TV SHOW: Arrow
SEASON/EPISODE: 2.02 ‘Sara’
WRITER/DIRECTOR: Jake Coburn, Keto Shimizu/Wendy Stanzler
With Sara dead with three arrows in her chest, Team Arrow investigates a new bow-welding Assassin who is making his mark in Starling City, but is he their friend’s killer or has grief and a need to avenge her death blinded them from the truth.
So this episode follows through from the shock ending of the previous instalment, which was Sara’s death by an unknown archer. So this episode is all about Team Arrow trying to find her killer while also grieving over the loss of their friend.
This immediately brings me to Laurel, for this episode was mainly about her and for once I think that was a good thing. Because for a long time on Arrow, I have felt that her character has been this show’s version of a fifth wheel. In the sense that she did not really bring anything to the table that the other main characters all did. To me it looked like the writers did not know what to do with her and nothing showed that more than what happened in the last season, when she became an alcoholic (that seems to be a writer’s get out jail card, when it comes to finding something for a character to do).
So now with her sister’s death, this has finally brought something tangible to Laurel’s character and we see just how tough she can actually be. From the way her hospital interrogation went down to her attempted killing of this episode’s bad guy. It was just a refreshing change to see the eldest Lance daughter finally doing something of interest, and I did like what she said at the beginning about how a bar was not the best place for her to be at that moment, as anyone with a drinking problem could easily fall back into that routine after suffering a tragedy like she had, so bravo for Laurel for showing that she was now stronger than that. Also her relationship with her Father took an interesting turn, with her not telling him about his youngest Daughter’s death for fear that it would be too much for the police Captain to take, both emotionally and physically because of his current health (compared to last season where he was keeping Sara’s being alive from her).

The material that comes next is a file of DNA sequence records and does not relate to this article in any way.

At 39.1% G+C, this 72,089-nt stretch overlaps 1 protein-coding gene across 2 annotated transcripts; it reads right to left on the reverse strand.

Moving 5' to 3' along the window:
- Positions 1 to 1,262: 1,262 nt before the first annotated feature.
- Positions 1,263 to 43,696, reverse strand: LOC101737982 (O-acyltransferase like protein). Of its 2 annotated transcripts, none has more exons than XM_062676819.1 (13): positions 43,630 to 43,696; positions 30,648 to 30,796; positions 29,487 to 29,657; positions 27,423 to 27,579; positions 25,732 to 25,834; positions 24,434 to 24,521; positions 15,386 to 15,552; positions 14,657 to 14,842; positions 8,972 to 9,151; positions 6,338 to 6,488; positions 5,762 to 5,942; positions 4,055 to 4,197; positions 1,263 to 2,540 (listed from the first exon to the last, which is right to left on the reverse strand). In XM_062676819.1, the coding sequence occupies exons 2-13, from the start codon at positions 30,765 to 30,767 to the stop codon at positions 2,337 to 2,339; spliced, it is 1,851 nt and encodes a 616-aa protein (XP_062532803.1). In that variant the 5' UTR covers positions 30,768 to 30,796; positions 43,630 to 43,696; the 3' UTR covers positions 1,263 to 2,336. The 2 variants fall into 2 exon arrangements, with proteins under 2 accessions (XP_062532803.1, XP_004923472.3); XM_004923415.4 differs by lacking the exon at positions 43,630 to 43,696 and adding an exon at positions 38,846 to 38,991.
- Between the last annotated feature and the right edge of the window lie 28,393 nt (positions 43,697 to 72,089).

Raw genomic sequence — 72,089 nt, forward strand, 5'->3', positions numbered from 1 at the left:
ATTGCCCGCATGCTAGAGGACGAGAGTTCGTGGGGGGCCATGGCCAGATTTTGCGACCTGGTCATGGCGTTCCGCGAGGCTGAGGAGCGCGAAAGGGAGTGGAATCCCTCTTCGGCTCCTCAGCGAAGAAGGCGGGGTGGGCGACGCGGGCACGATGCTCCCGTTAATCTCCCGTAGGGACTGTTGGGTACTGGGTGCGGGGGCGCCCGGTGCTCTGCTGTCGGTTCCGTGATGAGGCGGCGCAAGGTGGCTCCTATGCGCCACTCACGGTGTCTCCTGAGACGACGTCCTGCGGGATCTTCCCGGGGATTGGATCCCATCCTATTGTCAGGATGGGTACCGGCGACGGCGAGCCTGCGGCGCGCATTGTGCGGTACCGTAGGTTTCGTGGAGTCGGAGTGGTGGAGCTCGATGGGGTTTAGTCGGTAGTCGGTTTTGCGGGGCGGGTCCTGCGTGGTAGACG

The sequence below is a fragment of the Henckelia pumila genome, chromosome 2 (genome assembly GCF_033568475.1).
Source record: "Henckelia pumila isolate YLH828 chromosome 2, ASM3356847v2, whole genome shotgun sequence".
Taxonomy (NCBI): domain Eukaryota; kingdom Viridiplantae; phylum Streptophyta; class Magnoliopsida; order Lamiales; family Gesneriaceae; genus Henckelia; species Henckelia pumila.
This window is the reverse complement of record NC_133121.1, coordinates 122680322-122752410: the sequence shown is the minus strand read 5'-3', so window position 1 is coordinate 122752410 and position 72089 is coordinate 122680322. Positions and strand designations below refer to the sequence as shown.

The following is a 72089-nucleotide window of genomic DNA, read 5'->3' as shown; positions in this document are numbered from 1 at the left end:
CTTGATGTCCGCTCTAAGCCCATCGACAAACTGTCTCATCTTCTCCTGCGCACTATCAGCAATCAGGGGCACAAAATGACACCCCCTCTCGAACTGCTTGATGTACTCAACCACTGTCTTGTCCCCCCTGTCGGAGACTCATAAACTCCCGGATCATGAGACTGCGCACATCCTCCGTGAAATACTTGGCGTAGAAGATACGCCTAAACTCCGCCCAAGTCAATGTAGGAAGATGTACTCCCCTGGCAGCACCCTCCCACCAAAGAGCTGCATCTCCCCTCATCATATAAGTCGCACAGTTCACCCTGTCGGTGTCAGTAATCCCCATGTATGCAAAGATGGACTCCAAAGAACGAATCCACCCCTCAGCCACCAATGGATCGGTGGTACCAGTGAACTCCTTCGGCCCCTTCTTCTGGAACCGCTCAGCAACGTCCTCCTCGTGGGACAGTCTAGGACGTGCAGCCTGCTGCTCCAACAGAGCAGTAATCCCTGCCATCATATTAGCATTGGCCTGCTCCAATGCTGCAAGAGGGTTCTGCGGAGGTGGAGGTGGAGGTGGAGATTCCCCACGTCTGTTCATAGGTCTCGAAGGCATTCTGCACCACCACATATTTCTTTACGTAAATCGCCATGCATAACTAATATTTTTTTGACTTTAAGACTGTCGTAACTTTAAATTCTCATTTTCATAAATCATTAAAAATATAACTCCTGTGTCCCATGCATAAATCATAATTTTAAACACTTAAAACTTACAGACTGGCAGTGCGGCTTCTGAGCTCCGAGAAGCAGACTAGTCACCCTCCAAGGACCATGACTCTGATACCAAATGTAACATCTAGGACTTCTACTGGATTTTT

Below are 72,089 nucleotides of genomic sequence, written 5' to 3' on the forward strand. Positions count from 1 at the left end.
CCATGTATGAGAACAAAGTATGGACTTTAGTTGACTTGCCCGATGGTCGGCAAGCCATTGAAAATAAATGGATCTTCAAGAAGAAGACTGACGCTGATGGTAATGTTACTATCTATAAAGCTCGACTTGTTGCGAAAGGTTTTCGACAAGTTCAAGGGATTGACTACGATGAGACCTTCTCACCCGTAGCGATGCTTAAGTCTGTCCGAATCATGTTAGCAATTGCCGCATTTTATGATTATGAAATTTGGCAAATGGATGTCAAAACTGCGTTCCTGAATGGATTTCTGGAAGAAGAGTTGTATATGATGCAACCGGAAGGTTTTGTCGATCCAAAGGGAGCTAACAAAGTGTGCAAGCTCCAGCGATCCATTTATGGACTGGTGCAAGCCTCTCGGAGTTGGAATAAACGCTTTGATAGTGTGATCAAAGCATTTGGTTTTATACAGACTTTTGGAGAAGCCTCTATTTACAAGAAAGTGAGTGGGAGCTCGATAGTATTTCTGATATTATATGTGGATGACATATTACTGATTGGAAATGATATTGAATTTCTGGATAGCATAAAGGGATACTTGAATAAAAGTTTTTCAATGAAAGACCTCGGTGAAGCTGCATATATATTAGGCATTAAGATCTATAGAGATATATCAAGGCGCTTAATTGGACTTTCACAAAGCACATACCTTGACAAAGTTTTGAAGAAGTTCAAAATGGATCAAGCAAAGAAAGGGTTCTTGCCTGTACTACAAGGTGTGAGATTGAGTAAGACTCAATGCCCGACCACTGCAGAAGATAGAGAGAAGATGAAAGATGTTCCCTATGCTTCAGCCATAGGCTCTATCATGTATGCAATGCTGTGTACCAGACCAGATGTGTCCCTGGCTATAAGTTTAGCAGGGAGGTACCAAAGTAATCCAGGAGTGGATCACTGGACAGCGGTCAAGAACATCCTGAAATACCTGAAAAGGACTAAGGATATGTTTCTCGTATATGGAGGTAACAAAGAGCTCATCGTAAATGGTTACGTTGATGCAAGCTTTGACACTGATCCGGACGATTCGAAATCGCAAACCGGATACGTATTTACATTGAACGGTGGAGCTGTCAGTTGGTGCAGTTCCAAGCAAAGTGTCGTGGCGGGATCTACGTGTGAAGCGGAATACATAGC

But the other members of Team Arrow were also grieving for their friend and though Diggle basically appeared in less than a handful of scenes (though his and Lyla‘s naming their daughter Sara was a nice touch), it was Oliver and Felicity who through Sara’s death began to question the lives they were leading. Ultimately coming to the conclusion that they both wanted more from life, though they both took different routes to that answer. Also Felicity had some interesting scenes with Ray Palmer once more, with the latter showing that he was a good person despite how he generally portrays himself to be in public (credit once more goes to Brandon Routh with his performance).
Now on to the adversary for the episode, Komodo (a new addition to Green Arrow‘s mythos, having only been around for the last year in the comics). He was generally a faceless enemy here, one to help propel the plot with the fact that he was a killer with a bow (so had to be Sara’s killer in the grieving minds of our heroes). He did have a good action sequence with both Oliver and Roy at the episode’s end, but his first run-in with the former was a disappointment. I mean how many times can you have two archers playing joust with motorbikes before it gets old. They charged at each other three times…three times (I’m sorry but I got bored after the first two). We have seen this show do better before, much better.
Now I know I yet to mention the flashbacks in my reviews yet and that is because I can’t say that I am feeling their relevance to what is happening in the present. I mean in season one and two, the scenes on the island played well alongside what was going on for Oliver, especially once Slade came into the picture (both on the island and in Starling City). But so far the flashbacks to Hong Kong (despite the nice change in scenery and the fact that Tommy makes a welcome cameo), have had nothing to do with the current events of the main plot, which itself is still unknown to us as viewers (usually we get a gist of what the story of the season or at least it’s first half will be by this point).
Overall this episode was better than the opening episode of the season, showing good potential for one the show’s lesser developed main characters, but hindering itself with flashbacks that (for the first real time in Arrow’s two and a bit seasons run) doesn’t help develop the overall story.
Hits it's mark, despite some miss steps in the flashback department.
A stronger showing from Arrow this time, one that had more action and fell back into the gritty doom and gloom we are all used to with this show.